How did transportation change during Art Deco?
The express train, the roadster, gorgeous transatlantic ships, the bus, and the airplane all became part of the world’s imagination in the 1920s and 1930s for the first time.vSpeed in particular was fetishized during the interwar period because fast mass travel was new.
Art Deco designs evoked speed
The way that Art Deco designers evoked speed was through streamlining. Streamlining inspired by speed was sleek and smooth. Curves represented the curls of exhaust smoke, and the fast turns of winding roads. Streamlined bakelite radios, and pastel-colored refrigerators with smooth, curving corners remain icons of the Art Deco style.
“Streamlining was applied to many kinds of object never intended for speed: radios, refrigerators, accordians, fans, irons, vacuum-cleaners, sales registers, alarm clocks, tractors, toasters, Chinese restaurants and underwear” (Beavis Hillier, 1971, Minneapolis Institute of Arts in The World of Art Deco).
Skyscrapers also inspired long and lean streamlined jewelry, and the representation of skyscrapers in design was also more literal. Long, tall straight lines in furniture and earrings actually looked like buildings.
The Roadster in Art Deco Jewelry & Fashion
Not all speed was represented by streamlining. Cars, for example, were a literal emblem of the age.
The roadster was the icon of speed in daily life, and it found its way into the common fashion sense. Whole new genres of clothing – motoring clothes from car coats to driving gloves – had been inspired the previous decade when the car was first introduced.
“The popularity of automobile touring and cross-country racing in the 1920s is evident in the whimsical decoration of this purse woven in 1928 by the seventeenth century tapestry factory at Beauvais” (The Jazz Age).
Marketers understood that people with cars had more money than people without. They tried selling all sorts of gizmos and gadgets, such as backseat egg-beaters.
But by the 1920s, the fashion around roadsters became less ridiculous. Travel-wear blended with sportswear. Fashion designers for sports like golf, horseback riding and tennis were also interested in what men and women might wear while day-tripping.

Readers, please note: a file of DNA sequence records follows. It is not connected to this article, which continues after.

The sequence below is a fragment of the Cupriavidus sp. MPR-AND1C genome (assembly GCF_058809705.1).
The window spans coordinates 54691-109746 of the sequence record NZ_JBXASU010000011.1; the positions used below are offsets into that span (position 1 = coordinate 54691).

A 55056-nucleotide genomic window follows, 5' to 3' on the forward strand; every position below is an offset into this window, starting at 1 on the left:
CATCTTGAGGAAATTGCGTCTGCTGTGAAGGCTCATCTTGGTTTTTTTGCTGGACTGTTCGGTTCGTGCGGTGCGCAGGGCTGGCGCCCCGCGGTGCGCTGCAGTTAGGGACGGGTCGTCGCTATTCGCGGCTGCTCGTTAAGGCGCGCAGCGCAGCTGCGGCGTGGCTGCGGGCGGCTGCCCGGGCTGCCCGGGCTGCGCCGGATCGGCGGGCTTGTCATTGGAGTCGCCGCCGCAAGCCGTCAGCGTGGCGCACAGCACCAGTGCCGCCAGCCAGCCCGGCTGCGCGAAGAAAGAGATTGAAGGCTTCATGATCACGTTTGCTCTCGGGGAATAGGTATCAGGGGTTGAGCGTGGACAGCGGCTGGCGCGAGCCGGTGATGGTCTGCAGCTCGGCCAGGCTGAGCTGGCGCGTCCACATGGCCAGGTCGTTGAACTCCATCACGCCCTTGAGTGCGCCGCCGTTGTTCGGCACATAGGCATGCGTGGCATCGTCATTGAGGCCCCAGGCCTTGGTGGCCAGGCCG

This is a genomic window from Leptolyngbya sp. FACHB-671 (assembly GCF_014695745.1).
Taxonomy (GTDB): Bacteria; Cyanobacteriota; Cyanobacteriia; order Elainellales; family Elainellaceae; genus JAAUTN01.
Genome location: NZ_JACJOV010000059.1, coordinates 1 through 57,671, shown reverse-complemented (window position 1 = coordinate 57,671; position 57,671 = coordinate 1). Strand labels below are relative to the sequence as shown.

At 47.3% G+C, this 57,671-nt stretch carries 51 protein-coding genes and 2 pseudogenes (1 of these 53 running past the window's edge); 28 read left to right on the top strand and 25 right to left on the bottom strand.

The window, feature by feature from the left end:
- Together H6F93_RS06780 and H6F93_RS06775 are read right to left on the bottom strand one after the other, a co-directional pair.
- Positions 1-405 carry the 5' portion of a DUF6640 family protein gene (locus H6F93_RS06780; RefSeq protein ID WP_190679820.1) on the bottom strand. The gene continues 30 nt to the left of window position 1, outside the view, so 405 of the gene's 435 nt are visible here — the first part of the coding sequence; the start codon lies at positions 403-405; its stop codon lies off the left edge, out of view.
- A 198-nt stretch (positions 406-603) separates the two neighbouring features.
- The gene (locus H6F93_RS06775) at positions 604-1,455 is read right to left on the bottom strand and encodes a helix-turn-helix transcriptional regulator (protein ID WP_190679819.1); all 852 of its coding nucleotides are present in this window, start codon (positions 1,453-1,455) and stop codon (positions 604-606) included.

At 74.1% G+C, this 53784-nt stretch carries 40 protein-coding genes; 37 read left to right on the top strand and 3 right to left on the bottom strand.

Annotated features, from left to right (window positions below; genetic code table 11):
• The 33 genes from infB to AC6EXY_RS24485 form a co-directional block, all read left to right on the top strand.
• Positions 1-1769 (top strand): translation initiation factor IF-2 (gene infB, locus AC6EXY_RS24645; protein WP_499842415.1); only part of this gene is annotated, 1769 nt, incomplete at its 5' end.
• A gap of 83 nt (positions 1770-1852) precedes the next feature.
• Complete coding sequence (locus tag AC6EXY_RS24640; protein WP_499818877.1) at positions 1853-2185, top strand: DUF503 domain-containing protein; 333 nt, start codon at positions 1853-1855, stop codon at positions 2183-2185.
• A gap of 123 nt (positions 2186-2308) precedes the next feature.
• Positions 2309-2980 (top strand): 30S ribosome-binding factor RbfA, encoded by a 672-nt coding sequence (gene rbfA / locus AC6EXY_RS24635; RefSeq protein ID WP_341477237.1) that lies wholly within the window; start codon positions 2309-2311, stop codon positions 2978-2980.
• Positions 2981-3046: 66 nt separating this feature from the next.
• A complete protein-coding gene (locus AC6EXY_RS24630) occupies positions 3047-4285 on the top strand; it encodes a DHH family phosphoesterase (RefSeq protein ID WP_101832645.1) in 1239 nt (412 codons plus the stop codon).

Examples of Art Deco Car Jewelry
Duesenbergs won the Indianapolis 500 in 1924, 1925, and 1927.
Roadster Revival – 80s Does Art Deco Jewelry
Nostalgia for the 1920s started mid-century. But Art Deco’s real fashion revival hit in the 1980s. This line of roadster brooches is a great example.
First brooch by American Jewelry Chain Co. Photo credit Etsy-SemiRetired.
Photo credit for next three brooch variations: Poshmark-southernultd; Etsy-KenPaulstreasures; Etsy-WilburVintage.
It’s also evidence of the role that the car played in the Art Deco period, that when it comes time for a revival, it is one of the primary symbols used to represent the era’s style.
Art Deco Jewelry in Flight: Planes
The speed of technological change was the spirit of the age. People identified the expansion of mass and personal travel with the incredibly fast changes taking place between the world wars across the globe.
The Spirit of St. Louis captured the world’s imagination in 1927 with the first solo non-stop flight across the Atlantic ocean. Imagine it as a 33 1/2-hour nail-biter for millions of people who saw a charming, well-known man take flight from Garden City, NY, then disappear into the clouds.
The fragrance shown was produced by 1920s fashion designer Paul Poiret’s perfume house, Rosine.
The beaded small purse was woven in 1928 by the same seventeenth century factory as the purse above.
Like the roadster, the airplane – both the commercial planes and Lindbergh’s single-seat monoplane – was an emblem of the age.
Although commercial flight was available to some in 1914, most people still relied on ocean liners like the lavishly decorated Normandie to travel between American and Europe. After the Spirit of St. Louis made the trip, commercial transatlantic flight would not be far behind.
Examples of Planes in Art Deco Jewelry
Jewelry inspired by flight included literal representations of the planes themselves.
“By the end of the 1920s, flying had become a popular sport among rival daredevils in Europe and America as well as a fascination for the general public. Flying clubs and air shows abounded.
Cartier designed these diamond novelty brooches in the shape of planes in the 1930s to appeal to women with pilots on their minds” (The Jazz Age).
But airplanes seemed not to inspire the women who wore the jewelry. Not a lot of airplane motif jewelry from the 1920s remains.
There’s quite a bit from the 1940s through the 1960s, with the arrival of mass commercial air travel, but more than half is in cuff links and tie clips.
Examples of Art Nouveau & Art Deco Butterfly Jewelry
In fact, it was the winged insect – butterflies and dragonflies in particular – that ended up being designers’ icon of choice for flight-inspired jewelry for women.
Butterfly #1: Artist unknown. c. 1890. Photo credit Bavier-Brook
Butterfly #2: Henri Vever, Paris, c. 1900. Photo credit Boylerpf Antique Vintage Jewelry
Butterfly #3: Georges Fouquet c. 1900. Photo credit Collin Du Bocage & Vendôme Expertise
Butterfly/Scarab #4: Plique-à-jour scarab pin c. 1920. Photo credit: Wilson Estate
The motif that exploded in the Art Nouveau era continued for decades, and remains part of jewelry’s contemporary parlance. Not necessarily a legacy of speed, but of motion.
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